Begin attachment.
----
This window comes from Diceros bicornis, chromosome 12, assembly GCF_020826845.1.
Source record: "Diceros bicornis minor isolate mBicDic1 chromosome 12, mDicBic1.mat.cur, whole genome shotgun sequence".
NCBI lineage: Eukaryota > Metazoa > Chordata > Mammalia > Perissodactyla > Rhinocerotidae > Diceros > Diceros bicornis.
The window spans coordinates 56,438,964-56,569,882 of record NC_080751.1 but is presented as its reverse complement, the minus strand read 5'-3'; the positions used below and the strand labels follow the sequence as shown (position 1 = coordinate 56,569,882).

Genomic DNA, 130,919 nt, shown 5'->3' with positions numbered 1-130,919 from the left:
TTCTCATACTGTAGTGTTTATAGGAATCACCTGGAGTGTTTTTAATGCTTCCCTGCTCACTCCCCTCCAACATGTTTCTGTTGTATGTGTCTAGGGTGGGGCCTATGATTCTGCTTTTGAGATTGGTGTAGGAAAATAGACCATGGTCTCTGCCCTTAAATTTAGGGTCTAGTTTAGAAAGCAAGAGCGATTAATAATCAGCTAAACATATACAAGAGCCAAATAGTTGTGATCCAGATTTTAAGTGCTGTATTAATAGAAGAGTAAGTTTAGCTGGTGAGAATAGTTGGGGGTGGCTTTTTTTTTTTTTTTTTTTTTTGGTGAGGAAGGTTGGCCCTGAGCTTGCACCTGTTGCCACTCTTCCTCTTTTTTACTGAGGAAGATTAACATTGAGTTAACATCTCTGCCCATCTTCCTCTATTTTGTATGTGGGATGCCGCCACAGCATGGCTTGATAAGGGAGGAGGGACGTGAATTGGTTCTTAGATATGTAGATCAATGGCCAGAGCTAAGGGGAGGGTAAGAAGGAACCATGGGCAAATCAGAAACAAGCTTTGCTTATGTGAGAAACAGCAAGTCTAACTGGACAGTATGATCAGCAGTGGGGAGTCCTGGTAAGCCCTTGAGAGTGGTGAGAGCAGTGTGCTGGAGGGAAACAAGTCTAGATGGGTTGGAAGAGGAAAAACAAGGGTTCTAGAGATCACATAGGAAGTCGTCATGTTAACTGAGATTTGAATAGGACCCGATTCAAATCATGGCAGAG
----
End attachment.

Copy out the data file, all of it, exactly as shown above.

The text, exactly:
This window comes from Diceros bicornis, chromosome 12, assembly GCF_020826845.1.
Source record: "Diceros bicornis minor isolate mBicDic1 chromosome 12, mDicBic1.mat.cur, whole genome shotgun sequence".
NCBI lineage: Eukaryota > Metazoa > Chordata > Mammalia > Perissodactyla > Rhinocerotidae > Diceros > Diceros bicornis.
The window spans coordinates 56,438,964-56,569,882 of record NC_080751.1 but is presented as its reverse complement, the minus strand read 5'-3'; the positions used below and the strand labels follow the sequence as shown (position 1 = coordinate 56,569,882).

Genomic DNA, 130,919 nt, shown 5'->3' with positions numbered 1-130,919 from the left:
TTCTCATACTGTAGTGTTTATAGGAATCACCTGGAGTGTTTTTAATGCTTCCCTGCTCACTCCCCTCCAACATGTTTCTGTTGTATGTGTCTAGGGTGGGGCCTATGATTCTGCTTTTGAGATTGGTGTAGGAAAATAGACCATGGTCTCTGCCCTTAAATTTAGGGTCTAGTTTAGAAAGCAAGAGCGATTAATAATCAGCTAAACATATACAAGAGCCAAATAGTTGTGATCCAGATTTTAAGTGCTGTATTAATAGAAGAGTAAGTTTAGCTGGTGAGAATAGTTGGGGGTGGCTTTTTTTTTTTTTTTTTTTTTTGGTGAGGAAGGTTGGCCCTGAGCTTGCACCTGTTGCCACTCTTCCTCTTTTTTACTGAGGAAGATTAACATTGAGTTAACATCTCTGCCCATCTTCCTCTATTTTGTATGTGGGATGCCGCCACAGCATGGCTTGATAAGGGAGGAGGGACGTGAATTGGTTCTTAGATATGTAGATCAATGGCCAGAGCTAAGGGGAGGGTAAGAAGGAACCATGGGCAAATCAGAAACAAGCTTTGCTTATGTGAGAAACAGCAAGTCTAACTGGACAGTATGATCAGCAGTGGGGAGTCCTGGTAAGCCCTTGAGAGTGGTGAGAGCAGTGTGCTGGAGGGAAACAAGTCTAGATGGGTTGGAAGAGGAAAAACAAGGGTTCTAGAGATCACATAGGAAGTCGTCATGTTAACTGAGATTTGAATAGGACCCGATTCAAATCATGGCAGAG